GAINESVILLE, Fla. -- The season is still young, but not too young for at least one statistic to look downright ugly for Florida.
The Gators sit at No. 112 -- otherwise known as dead last -- in turnover ratio among Division I-A teams.
They lost the ball five times and produced only one turnover in last week's 20-17 loss against Tennessee. They have a minus-10 turnover ratio for the season, a stat that has even coach Steve Spurrier baffled.
"I don't know what to do about it," Spurrier said. "We haven't had this problem until this year. You've got to protect the ball from oncoming traffic. But when you catch it and act like nobody's there, then bang, there it goes splattering out."
The turnover problem also placed the Gators (2-1, 0-1 SEC) in last place in another area -- the SEC East -- and left them more worried about fundamentals than preparing for Kentucky.
"I really don't know what it is," quarterback Jesse Palmer said. "We really can't point a finger at anybody. It's just a matter of holding onto the football. It's something we need to take more pride in."
Through three games, the Gators have fumbled 13 times and lost 10. On defense, they've only recovered one of five fumbles.
"If we learned anything from the game it's that we can't play very sloppy ball and expect to win," Spurrier said. "With all the mental errors and turnovers and we still almost win. So, if we can eliminate it ..."
And if they can't, their shot at regaining the SEC title will fade away completely. Floirda is 3-3 over its last six SEC games, dating to last season. In the three losses, the Gators have committed 14 turnovers.
HARDEMAN SITS AGAIN: Texas A&M fullback D'Andre Hardeman will remain suspended for Saturday's game against North Texas while school officials try to determine his eligibility.
Athletic director Wally Goff declined to say Tuesday what Hardeman's case involved. He said university officials were looking into the case and Hardeman would be sidelined until the issue is resolved.
Coach R.C. Slocum suspended Hardeman before Saturday's 24-6 victory over Southern Mississippi.
"We have a situation we are looking into that affects one of our student athletes and until we get in all the data, we will have no other comment," Goff said.
ROCKY TOP DAMAGE: Fans did an estimated $25,000 damage to Neyland Stadium after Tennessee's 20-17 overtime win against Florida.
Both goal posts were torn down and about 50 yards of fence at the bottom of the stadium was destroyed when fans rushed the field. Two sections of seats near the bottom of the stadium were bent and damaged.
More than 100 divots were dug up on the field for fans to take home as souvenirs.
"The win was worth far more than any cost involved," Vols AD Doug Dickey said.
QUOTING: "I felt like they played us dirty, a lot of cheap shots, a lot of going for knees, late hits. You can see it on video. It just was rampant in that game. It's just too bad. ... I think they wanted to do more than just win. They were dirty. When guys are coming at you two or three seconds after the plays and going for your knees, they're trying to ruin your career. We were very, very upset." -- UCLA quarterback Cade McNown after the Bruins beat Houston 42-24 and had two players injured, including wide receiver Freddie Mitchell, who is out for the season with a broken leg.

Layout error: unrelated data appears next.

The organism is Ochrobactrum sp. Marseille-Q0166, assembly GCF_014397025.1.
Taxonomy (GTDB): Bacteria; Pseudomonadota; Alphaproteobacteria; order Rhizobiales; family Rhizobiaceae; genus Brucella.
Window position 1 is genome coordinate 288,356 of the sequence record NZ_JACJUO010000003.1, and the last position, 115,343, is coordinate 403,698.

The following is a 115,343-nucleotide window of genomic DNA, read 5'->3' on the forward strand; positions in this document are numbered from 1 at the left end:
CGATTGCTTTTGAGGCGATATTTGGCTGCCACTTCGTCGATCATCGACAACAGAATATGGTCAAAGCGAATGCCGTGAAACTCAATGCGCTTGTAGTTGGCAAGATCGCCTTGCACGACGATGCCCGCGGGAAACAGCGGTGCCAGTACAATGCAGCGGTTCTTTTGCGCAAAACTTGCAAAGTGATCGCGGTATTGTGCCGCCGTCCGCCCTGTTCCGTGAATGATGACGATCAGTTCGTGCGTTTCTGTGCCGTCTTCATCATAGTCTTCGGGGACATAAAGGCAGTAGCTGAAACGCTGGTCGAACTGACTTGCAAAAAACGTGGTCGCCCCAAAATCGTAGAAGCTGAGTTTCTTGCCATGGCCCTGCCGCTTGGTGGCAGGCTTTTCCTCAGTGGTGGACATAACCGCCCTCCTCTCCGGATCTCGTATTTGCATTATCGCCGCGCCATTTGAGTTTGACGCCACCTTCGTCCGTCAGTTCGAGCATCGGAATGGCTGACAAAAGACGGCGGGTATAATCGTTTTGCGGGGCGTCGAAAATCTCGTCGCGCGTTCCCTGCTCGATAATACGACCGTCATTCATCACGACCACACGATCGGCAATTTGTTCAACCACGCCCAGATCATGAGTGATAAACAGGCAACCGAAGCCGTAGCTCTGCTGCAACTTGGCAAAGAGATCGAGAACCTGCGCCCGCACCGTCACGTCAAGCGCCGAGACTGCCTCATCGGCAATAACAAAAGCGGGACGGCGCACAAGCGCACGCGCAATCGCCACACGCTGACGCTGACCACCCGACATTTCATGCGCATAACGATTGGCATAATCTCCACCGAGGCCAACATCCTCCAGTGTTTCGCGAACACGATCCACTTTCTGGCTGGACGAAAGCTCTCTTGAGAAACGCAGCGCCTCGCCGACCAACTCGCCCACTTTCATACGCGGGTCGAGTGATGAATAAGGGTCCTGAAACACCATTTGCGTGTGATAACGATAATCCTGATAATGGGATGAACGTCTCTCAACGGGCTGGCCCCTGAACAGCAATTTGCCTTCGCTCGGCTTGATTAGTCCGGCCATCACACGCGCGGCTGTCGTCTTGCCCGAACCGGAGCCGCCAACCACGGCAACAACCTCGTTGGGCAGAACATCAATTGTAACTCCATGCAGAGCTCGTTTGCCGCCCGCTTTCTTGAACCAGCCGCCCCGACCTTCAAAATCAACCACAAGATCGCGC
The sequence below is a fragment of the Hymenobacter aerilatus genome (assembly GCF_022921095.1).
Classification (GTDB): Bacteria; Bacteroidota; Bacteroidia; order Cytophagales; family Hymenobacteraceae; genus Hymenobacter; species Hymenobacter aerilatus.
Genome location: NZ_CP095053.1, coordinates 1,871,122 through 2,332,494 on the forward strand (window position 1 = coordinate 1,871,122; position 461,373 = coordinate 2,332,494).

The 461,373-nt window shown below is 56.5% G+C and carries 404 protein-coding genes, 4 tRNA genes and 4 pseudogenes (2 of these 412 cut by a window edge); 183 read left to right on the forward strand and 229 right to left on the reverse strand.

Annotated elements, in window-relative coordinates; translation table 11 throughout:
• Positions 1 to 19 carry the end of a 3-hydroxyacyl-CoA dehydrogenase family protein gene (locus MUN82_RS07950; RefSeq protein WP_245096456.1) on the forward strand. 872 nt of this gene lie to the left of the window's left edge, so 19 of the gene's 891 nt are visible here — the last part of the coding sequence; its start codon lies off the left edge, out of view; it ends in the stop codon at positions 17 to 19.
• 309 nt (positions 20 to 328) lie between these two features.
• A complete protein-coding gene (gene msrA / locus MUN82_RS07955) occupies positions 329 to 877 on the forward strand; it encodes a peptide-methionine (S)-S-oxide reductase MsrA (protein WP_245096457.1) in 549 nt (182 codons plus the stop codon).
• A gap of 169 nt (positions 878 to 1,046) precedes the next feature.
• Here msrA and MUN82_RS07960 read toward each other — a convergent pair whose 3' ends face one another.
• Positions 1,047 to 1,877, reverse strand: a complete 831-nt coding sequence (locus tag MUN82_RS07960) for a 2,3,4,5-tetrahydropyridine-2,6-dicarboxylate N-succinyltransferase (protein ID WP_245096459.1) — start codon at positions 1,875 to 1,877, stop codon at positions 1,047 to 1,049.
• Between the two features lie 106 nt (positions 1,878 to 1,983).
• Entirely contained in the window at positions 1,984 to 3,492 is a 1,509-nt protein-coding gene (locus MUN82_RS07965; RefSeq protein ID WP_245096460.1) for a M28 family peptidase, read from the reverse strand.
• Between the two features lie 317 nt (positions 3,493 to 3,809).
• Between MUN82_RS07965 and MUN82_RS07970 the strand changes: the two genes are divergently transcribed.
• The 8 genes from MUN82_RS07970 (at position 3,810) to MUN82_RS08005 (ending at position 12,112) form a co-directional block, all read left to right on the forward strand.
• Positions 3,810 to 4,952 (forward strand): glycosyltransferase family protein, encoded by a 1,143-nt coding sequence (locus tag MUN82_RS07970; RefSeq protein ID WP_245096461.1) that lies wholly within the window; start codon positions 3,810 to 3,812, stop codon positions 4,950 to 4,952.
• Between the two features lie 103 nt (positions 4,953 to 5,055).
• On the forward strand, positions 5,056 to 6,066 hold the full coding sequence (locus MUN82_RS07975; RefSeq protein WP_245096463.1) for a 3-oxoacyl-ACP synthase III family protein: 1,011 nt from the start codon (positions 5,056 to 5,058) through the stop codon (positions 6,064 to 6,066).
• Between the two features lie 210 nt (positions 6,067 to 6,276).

NO HEISMAN HYPE: Even with Donovan McNabb making a run at the Heisman Trophy, Syracuse coach Paul Pasqualoni could care less about the hype surrounding the award.
Early in the third quarter of Saturday's 70-14 win over Rutgers, McNabb engineered the last of seven touchdowns by the first-team offense, then took the rest of the afternoon off. He finished the day a modest 8 of 12 for 119 yards and a TD.
Asked about finding a happy medium between managing a blowout and McNabb's numbers, Pasqualoni shot back: "We're a little more concerned with playing players who deserve to play. When you get in games like Saturday and you're up by a large score and you get a chance to play the next quarterback who has to take over, that's a far bigger priority than how many times he throws it, who catches it, who scores. That stuff doesn't help you win."
But what about the Heisman?
"I don't know how you correlate leaving a guy in a game with the score 56-0 and winning the Heisman Trophy," Pasqualoni said. "If you can explain how that helps you win the Heisman Trophy, I'd like to hear it. If Don plays well and if the team plays well and we're able to put together an unbelievable year, a great year, then Don at the end of November will certainly be a high candidate for the Heisman Trophy."
EXTRA POINTS: Virginia Tech quarterback Al Clark has a sprained right foot and won't play in Saturday's game against Pittsburgh. Neither will two other Hokies -- fullback Cullen Hawkins (left foot injury) and guard Josh Redding (knee injury). Dave Meyer, a redshirt sophomore, steps in for Clark, who threw the winning TD pass in Tech's 27-20 overtime against Miami. ... Northern Iowa quarterback Todd Goebbel has left the team after sustaining the fifth concussion of his career in a game against McNeese State on Sept. 12. Goebbel, who transferred from Kent last winter, had two concussions at the Ohio school, and two others playing in high school. ... Attention Heisman Trophy voters: NC State plans to hype wide receiver Torry Holt for the award by sending either a poster or postcard to more than 800 Heisman voters. Holt has 23 catches for 462 and four TD, plus a punt return for a score that helped the Wolfpack upset Florida State 24-7 on Sept. 12. ... With No. 9 Washington at No. 2 Nebraska on Saturday, this can't be said enough: The last team to beat the Huskers in Lincoln were the Huskies, who won 36-21 on Sept. 21, 1991. The home winning streak stands at 44 in a row. ... Florida cornerback Tony George was thought to be out for a few weeks with a sprained knee, but could return to practice this week and play against Kentucky.